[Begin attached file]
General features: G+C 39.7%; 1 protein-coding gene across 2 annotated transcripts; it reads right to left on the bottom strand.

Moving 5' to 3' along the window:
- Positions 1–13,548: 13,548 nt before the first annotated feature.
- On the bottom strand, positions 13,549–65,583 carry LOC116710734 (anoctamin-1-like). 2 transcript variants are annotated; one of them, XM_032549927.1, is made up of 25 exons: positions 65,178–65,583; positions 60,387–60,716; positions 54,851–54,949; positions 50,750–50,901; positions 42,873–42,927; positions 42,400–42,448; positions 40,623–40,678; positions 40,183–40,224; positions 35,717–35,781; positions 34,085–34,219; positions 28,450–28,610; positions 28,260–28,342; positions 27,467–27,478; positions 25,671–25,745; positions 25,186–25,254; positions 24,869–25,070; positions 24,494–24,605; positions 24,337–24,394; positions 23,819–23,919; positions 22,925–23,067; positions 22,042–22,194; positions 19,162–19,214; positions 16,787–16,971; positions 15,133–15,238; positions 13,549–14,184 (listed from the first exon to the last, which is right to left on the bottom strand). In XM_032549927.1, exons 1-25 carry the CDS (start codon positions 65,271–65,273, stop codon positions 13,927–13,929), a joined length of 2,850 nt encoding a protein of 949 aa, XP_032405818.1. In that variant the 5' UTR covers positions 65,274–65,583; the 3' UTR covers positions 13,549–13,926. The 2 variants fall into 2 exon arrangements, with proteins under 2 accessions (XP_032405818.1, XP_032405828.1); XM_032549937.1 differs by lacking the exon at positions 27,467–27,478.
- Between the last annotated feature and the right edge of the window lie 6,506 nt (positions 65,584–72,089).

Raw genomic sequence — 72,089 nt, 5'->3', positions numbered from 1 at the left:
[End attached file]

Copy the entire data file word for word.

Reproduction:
General features: G+C 39.7%; 1 protein-coding gene across 2 annotated transcripts; it reads right to left on the bottom strand.

Moving 5' to 3' along the window:
- Positions 1–13,548: 13,548 nt before the first annotated feature.
- On the bottom strand, positions 13,549–65,583 carry LOC116710734 (anoctamin-1-like). 2 transcript variants are annotated; one of them, XM_032549927.1, is made up of 25 exons: positions 65,178–65,583; positions 60,387–60,716; positions 54,851–54,949; positions 50,750–50,901; positions 42,873–42,927; positions 42,400–42,448; positions 40,623–40,678; positions 40,183–40,224; positions 35,717–35,781; positions 34,085–34,219; positions 28,450–28,610; positions 28,260–28,342; positions 27,467–27,478; positions 25,671–25,745; positions 25,186–25,254; positions 24,869–25,070; positions 24,494–24,605; positions 24,337–24,394; positions 23,819–23,919; positions 22,925–23,067; positions 22,042–22,194; positions 19,162–19,214; positions 16,787–16,971; positions 15,133–15,238; positions 13,549–14,184 (listed from the first exon to the last, which is right to left on the bottom strand). In XM_032549927.1, exons 1-25 carry the CDS (start codon positions 65,271–65,273, stop codon positions 13,927–13,929), a joined length of 2,850 nt encoding a protein of 949 aa, XP_032405818.1. In that variant the 5' UTR covers positions 65,274–65,583; the 3' UTR covers positions 13,549–13,926. The 2 variants fall into 2 exon arrangements, with proteins under 2 accessions (XP_032405818.1, XP_032405828.1); XM_032549937.1 differs by lacking the exon at positions 27,467–27,478.
- Between the last annotated feature and the right edge of the window lie 6,506 nt (positions 65,584–72,089).

Raw genomic sequence — 72,089 nt, 5'->3', positions numbered from 1 at the left: